The weekly wrestling TV shows face fierce competition as the NBA and NHL playoffs continue capturing viewer attention. Under these conditions, gauging the impact on Nielsen ratings isn't easy. WWE and AEW, while making slight headway when enhancing their lineups, are far from matching the sports giants.
On Memorial Day Monday, the WWE flagship show "Raw" faced stiff competition from game seven of the NBA Eastern Conference Finals and the NHL Western Conference Finals' conclusive game, which appears to have chipped away at its viewership.
Raw's Viewership Declines Amid NBA Competition
Data from ShowbuzzDaily and Wrestlenomics showed Monday's "Raw" mustering an average of 1.61 million viewers across its three-hour slot, marking a two percent dip from the previous week.
Among these, approximately 683,000 belonged to the coveted demographic for advertisers - adults aged 18 to 49, signifying a three percent drop from the preceding week. This figure translates to a 0.52 rating in P18-49, securing "Raw" the fourth spot on ShowbuzzDaily's Monday cable originals, trailing the NBA game and its associated pre-and post-game shows.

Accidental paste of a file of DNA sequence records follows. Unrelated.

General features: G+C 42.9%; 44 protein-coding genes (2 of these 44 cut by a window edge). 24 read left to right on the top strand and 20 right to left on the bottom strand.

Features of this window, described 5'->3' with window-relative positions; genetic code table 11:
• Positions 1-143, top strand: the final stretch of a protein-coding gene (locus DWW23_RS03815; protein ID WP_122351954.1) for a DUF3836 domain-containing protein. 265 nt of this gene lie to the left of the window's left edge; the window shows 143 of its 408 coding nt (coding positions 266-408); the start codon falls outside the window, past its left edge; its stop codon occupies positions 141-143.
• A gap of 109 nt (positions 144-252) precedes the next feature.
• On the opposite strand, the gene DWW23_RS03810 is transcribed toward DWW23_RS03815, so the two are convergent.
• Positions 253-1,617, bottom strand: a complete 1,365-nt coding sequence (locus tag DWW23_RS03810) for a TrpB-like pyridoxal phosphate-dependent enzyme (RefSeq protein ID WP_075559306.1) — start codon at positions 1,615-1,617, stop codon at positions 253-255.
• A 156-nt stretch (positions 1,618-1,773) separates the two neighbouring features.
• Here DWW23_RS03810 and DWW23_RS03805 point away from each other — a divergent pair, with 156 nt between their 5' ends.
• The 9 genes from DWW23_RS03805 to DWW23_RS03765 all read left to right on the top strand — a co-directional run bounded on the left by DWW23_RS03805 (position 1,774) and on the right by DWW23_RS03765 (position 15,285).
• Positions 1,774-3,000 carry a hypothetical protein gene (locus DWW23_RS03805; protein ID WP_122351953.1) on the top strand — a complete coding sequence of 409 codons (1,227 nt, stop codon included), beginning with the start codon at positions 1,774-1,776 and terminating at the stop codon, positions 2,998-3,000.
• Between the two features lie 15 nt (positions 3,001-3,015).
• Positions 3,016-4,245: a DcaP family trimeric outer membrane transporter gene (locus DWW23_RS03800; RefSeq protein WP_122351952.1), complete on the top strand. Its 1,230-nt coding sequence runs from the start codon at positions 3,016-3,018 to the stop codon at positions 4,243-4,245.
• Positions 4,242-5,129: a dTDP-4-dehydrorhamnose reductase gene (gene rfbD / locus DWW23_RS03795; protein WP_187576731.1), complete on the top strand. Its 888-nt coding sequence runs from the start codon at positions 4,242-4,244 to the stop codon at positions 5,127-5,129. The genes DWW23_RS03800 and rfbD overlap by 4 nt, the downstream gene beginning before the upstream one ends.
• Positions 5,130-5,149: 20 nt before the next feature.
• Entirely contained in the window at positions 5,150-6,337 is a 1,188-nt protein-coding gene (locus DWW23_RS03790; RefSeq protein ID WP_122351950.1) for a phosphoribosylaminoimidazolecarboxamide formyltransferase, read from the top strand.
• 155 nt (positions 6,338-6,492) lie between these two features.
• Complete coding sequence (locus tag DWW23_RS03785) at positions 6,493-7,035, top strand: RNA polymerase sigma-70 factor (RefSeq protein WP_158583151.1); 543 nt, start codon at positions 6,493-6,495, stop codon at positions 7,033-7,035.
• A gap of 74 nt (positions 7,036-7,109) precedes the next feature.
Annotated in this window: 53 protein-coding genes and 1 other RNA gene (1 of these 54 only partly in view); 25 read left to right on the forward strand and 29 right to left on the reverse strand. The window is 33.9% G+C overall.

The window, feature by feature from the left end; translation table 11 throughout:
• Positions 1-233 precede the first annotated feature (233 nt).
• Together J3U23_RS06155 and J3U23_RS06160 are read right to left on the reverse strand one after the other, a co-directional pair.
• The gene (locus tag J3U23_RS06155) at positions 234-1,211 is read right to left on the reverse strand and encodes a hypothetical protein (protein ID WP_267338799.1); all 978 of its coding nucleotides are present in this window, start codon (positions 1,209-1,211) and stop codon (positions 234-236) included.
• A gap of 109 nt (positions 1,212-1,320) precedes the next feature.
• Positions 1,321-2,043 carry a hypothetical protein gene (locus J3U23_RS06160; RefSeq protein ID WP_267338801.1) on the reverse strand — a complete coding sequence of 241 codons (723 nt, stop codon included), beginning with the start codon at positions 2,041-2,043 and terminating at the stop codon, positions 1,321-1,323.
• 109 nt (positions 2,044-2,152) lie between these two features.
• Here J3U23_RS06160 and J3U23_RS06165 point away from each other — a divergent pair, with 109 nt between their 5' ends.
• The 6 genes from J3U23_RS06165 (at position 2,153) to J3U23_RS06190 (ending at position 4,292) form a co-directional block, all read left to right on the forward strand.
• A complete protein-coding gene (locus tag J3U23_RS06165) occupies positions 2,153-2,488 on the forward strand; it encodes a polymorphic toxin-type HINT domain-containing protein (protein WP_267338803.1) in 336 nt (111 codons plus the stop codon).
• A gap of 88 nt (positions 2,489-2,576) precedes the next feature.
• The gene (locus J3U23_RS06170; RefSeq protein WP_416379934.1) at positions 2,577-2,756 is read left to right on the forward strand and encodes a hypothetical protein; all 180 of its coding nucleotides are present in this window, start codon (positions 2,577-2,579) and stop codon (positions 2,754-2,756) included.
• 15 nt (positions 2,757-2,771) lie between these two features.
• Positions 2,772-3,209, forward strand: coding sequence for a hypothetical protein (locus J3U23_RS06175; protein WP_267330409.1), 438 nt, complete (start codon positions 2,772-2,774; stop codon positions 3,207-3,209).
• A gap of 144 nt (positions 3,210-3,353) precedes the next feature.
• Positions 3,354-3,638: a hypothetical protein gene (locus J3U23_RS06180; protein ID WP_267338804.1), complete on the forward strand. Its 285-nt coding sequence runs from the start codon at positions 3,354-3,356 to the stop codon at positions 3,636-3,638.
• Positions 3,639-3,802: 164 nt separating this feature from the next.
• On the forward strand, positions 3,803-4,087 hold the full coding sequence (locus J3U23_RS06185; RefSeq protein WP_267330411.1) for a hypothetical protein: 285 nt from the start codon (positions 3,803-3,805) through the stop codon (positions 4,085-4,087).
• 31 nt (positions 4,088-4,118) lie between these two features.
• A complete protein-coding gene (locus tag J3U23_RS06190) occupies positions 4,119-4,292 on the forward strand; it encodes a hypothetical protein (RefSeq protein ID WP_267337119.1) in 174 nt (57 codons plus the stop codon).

Even considering Nielsen's ten percent margin of error, this can be considered a small victory for WWE. However, it continues the trend of more giant NBA games diverting viewers. The TNT NBA game, where the Miami Heat triumphed over the Boston Celtics to clinch the Eastern Conference Finals, attracted an average of 11.9 million viewers overall with a hefty 4.24 P18-49 rating.
Warner Bros. Discovery confirmed it was the most-watched Eastern Conference Finals ever aired on TNT. For a broader perspective, the Wrestlenomics Patreon page provides insightful analysis of "Raw" performance, contrasting various demographic numbers against the median viewership of the preceding four weeks.
By this comparison, almost all demographic groups noted a slide, except for women aged 18-49 (up three percent) and female viewers aged 12-34 (up two percent). The most significant drop beyond Nielsen's ten percent margin of error was male viewers aged 12-34, recording a 16 percent fall from the median. Among the single-digit changes, an eight percent decrease in total viewership was the most notable.